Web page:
Composer behind film music festival

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Composer behind film music festival


Cho Sung-woo is considered a special figure in the Korean film soundtrack industry.
To begin with, he has composed title music for more than 40 films that have become contemporary hits.
These include director Heo Jin-ho’s romantic “Christmas in August,” starring Shim Eun-ha and Han Suk-kyu, Lee Jae-yong’s risque “An Affair,” Lee Myung-se’s crime thriller “Nowhere to Hide” and Jeong Jae-eun’s delicately observed drama “Take Care of My Cat.”
From comedies to tear-jerkers, the 44-year-old composer can create the right sound for any particular film.
But Cho’s real attainment is in leading the rise of domestically-produced soundtracks at a time when most Korean films used foreign pop songs as background music. That was only about 10 years ago, and it might have been a musical trend of the time, but whatever soundtracks Cho created seemed to help the films gain popularity. (There was the notable exception of B-movie “Yonggary,” or “Reptilian,” which Internet voters selected as the worst film Cho ever worked on, but few blame his music for the film’s poor ratings.)
At any rate, Cho is now one of the most-talked about film music directors, along with popular musicians Cho Young-wook for his work on the film “The Contact” and Lee Byung-woo on “The Rules of Dating.”
Cho has also released 10 popular albums of Korean film music in Japan, making him a serious contributor to the hallyu (Korean wave) boom. He is an assistant philosophy professor at Yonsei University (he studied philosophy in college) and is chairman of the upcoming Jecheon International Music & Film Festival ― Korea’s only film music festival.

Cho had ambitious plans for the second Jecheon International Music & Film Festival when the JoongAng Ilbo met him prior to Wednesday’s opening in Jecheon, North Chungcheong province.
“A film music festival is a rare event around the world,” said Cho. (He could only think of one similar festival in Prague at the time.) “I think that my experience as a film music director will help me to make this festival more special.”
This year’s festival is showing 45 films from 27 countries, all of which heavily feature music, including compositions by Mozart, Latin beats and Bollywood musical numbers. Laura Fygi and Korean pop groups Loveholic and Deli Spice will perform at the festival and musicians will lecture on their soundtracks.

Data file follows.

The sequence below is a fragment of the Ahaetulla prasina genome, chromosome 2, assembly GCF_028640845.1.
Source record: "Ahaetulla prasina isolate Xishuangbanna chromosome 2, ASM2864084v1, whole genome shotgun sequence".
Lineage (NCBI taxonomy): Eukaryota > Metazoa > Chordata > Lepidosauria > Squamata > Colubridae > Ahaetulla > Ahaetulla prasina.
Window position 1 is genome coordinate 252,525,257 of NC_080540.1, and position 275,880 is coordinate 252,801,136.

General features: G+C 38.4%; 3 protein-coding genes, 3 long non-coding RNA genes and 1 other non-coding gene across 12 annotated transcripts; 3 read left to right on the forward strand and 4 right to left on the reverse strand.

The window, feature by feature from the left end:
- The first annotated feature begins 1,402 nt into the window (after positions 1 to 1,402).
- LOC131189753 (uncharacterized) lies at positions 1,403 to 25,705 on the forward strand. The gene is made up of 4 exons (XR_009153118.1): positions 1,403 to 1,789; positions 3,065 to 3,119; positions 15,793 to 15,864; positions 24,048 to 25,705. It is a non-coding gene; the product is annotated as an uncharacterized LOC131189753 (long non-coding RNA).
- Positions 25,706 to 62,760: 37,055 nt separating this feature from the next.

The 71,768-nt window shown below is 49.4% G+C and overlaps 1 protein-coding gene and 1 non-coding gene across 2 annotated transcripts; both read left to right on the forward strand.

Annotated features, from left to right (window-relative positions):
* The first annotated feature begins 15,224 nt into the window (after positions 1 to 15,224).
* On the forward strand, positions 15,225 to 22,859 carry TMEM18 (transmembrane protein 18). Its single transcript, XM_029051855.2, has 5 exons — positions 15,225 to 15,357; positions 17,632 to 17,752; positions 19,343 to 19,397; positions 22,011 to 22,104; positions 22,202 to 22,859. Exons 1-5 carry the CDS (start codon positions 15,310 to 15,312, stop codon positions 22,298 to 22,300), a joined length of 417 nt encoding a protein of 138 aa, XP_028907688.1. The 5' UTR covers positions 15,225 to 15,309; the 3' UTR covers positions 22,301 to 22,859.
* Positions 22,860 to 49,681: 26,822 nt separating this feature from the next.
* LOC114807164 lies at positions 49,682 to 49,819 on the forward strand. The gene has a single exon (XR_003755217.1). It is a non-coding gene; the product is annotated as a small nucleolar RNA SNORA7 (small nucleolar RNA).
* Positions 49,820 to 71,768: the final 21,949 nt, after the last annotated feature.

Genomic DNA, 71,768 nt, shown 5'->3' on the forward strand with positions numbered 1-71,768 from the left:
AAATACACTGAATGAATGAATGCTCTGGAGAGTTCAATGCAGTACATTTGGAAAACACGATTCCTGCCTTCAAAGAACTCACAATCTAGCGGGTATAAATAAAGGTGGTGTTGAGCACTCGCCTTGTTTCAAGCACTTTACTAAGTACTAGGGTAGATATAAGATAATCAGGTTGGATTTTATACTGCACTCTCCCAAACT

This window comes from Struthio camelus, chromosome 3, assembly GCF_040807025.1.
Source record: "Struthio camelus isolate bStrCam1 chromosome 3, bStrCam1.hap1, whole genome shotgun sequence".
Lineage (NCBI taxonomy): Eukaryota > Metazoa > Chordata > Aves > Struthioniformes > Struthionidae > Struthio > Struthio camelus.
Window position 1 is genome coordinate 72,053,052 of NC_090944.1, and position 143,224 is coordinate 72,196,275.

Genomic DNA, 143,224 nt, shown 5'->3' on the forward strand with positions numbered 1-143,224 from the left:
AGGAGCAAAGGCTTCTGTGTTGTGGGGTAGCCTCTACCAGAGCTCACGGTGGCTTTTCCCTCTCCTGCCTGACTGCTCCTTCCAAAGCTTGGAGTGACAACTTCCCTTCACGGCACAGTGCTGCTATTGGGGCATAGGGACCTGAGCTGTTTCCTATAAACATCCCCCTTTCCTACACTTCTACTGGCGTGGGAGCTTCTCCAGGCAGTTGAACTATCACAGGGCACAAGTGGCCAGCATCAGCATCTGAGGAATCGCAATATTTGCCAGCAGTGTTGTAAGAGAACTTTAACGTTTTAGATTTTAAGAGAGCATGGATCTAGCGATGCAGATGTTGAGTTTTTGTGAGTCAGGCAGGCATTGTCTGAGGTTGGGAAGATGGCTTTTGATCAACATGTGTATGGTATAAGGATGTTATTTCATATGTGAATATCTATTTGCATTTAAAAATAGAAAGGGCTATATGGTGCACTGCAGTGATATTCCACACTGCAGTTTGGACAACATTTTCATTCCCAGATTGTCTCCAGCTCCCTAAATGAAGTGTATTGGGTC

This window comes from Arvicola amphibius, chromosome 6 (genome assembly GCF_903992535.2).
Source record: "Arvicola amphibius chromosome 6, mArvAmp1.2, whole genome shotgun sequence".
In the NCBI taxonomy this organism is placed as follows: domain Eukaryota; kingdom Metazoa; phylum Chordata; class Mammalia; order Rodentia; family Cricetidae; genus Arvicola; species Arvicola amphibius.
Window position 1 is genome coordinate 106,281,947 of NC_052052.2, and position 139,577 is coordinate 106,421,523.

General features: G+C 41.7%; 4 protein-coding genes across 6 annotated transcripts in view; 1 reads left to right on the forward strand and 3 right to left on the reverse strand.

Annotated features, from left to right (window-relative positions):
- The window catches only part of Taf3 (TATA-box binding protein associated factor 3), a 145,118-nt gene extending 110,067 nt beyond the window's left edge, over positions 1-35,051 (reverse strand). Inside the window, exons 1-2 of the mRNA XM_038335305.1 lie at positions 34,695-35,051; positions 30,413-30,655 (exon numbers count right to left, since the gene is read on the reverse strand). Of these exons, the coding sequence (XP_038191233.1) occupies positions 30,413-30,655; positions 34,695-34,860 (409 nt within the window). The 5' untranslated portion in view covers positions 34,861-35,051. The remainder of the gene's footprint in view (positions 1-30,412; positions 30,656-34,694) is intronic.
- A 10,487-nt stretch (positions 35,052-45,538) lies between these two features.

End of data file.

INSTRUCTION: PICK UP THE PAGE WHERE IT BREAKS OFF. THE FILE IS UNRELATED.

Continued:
There will also be awards given out at the Jecheon festival, Cho said.
“There have been several film music awards in the past. But they never struck a chord with the musicians and I wanted to make one that’s more professional,” he said.

Directors Heo Jin-ho, Lee Myeong-se and Park Heung-sik are known as close colleagues and buddies of Cho. It was through their films that he made his successful debut and he is due to write four more soundtracks with them.
He said he prefers to work with directors who have strong personalities rather than with directors who try to make blockbusters.
“I believe film music is more about being intellectual than it is about being sentimental,” said Cho, explaining that a music director has to consider how certain music will affect the film. “That is why a music director has to have the eye of a director as well.”
Because of that belief, Cho said he tends to work with directors who share a “similar eye” on the world.
Director Heo and Cho’s both studied at Yonsei’s philosophy school. It was also Heo who encouraged Cho to later study composing.
“When I read Heo’s script ideas, melodies come to me naturally.” Cho said.
In contrast, when working with Lee, Cho said, he asks the director to give him visual cues. That is not because Heo is any better than Lee, but because Lee is known for slow-motion visuals in his films, which can not be fully explained in words.

Despite the ongoing popularity Korean films are gaining abroad, Cho said Korean soundtracks still have a long way to go because people do not see them as independent creative works.
“People consider the music as just part of the film,” he said.
One “embarrassing incident” he spoke of was when a Japanese film distributor paid its Korean counterpart separately for importing the soundtrack along with the film, and the Korean counterpart did not know where the money should be paid.
After all, even a lot of exporters think that a soundtrack is part of the film package, he said.
“In Japan, copyright has become an important issue and even coffee shops have to pay film producers to play their soundtracks in their cafes,” he added.
Through a company he founded called M&F, Cho said he is trying to protect the copyright of music directors and composers. There are eight composers employed by the company, who have created 6,000 songs so far. The company ensures that the composers get paid when their music is used in other films or commercials.
Rights to use the title song Cho wrote for “One Fine Spring Day,” for example, were sold to more than 10 countries for commercial use.

by Yang Sung-hee, Lee Min-a
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